Springer writes back, defending its publication of a creationist paper

Yesterday, after reading a ridiculous creationist paper in a Springer journal (International Journal of Anthropology and Ethnology), I wrote both a post about the paper and a kvetching letter to the “general inquiries” address of Springer Nature. I got a reply within 24 hours, which is good, but the response was lame and evasive, which is not good.  First my letter (again), which was sent to General enquiries: info@springeropen.com.

Dear Springer,

I am writing to call to your attention to something you probably already know: the December issue of your International Journal of Anthropology and Ethnology has published a straight-out Genesis-style creationism paper by Sarah Umer, “A brief history of human evolution: challenging Darwin’s claim.” (Link is at https://link.springer.com/article/10.1186/s41257-018-0014-2). Not only does the paper make a number of false statements about evolution, and misquotes prominent evolutionists, but also quotes the jailed Turkish creationist loon Adnan Oktar (Harun Yahya) in support of its thesis that humans and all species originated instantly at the behest of the “divine”. The editing is also dreadful: there are grammatical and spelling mistakes throughout. Did anybody whose first language is English even edit the paper?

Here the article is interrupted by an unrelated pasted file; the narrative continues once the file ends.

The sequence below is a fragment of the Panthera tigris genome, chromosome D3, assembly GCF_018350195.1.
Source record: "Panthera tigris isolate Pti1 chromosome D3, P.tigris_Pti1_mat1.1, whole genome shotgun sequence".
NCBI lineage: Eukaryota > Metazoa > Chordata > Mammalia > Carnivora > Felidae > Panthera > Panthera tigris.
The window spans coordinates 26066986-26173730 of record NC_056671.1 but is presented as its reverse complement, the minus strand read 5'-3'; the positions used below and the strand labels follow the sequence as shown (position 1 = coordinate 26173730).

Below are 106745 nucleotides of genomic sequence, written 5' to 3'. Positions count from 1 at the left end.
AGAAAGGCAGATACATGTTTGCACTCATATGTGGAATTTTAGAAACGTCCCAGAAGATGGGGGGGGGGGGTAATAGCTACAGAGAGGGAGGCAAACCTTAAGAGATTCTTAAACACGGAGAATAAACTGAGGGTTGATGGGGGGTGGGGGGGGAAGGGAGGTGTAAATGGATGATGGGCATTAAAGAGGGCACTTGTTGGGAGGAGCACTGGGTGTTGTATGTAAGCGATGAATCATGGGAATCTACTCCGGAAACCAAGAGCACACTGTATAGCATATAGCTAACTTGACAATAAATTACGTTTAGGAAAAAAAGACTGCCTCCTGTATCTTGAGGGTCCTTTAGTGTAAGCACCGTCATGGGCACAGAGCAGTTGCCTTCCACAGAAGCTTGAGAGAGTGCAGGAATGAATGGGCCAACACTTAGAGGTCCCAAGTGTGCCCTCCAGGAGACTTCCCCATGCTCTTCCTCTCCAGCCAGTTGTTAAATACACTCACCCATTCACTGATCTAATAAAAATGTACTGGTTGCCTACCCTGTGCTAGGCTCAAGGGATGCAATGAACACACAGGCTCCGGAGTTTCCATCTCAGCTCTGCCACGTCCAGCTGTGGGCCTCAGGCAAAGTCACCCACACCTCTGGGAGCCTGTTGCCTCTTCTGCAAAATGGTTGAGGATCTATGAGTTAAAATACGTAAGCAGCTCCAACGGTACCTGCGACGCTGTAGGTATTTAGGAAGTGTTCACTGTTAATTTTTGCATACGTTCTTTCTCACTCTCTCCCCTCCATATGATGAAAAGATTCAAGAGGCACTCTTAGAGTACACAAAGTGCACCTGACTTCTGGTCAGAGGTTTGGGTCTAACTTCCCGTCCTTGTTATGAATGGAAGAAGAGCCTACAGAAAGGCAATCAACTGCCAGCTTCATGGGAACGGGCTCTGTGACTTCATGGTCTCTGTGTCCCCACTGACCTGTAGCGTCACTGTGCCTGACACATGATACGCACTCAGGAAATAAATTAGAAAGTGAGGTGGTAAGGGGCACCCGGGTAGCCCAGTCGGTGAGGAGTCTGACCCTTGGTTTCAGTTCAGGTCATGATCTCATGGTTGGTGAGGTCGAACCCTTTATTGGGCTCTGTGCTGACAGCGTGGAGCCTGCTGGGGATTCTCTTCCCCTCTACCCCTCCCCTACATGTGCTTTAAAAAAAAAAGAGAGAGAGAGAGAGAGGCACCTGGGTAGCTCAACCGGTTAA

I would like to know how this paper got published and what review process you used. Are you going to let the paper stand as is? Also, why was it so poorly edited?

This paper is an affront to all evolutionary biologists who do good work, as well as a tremendous embarrassment to Springer, who should have known better.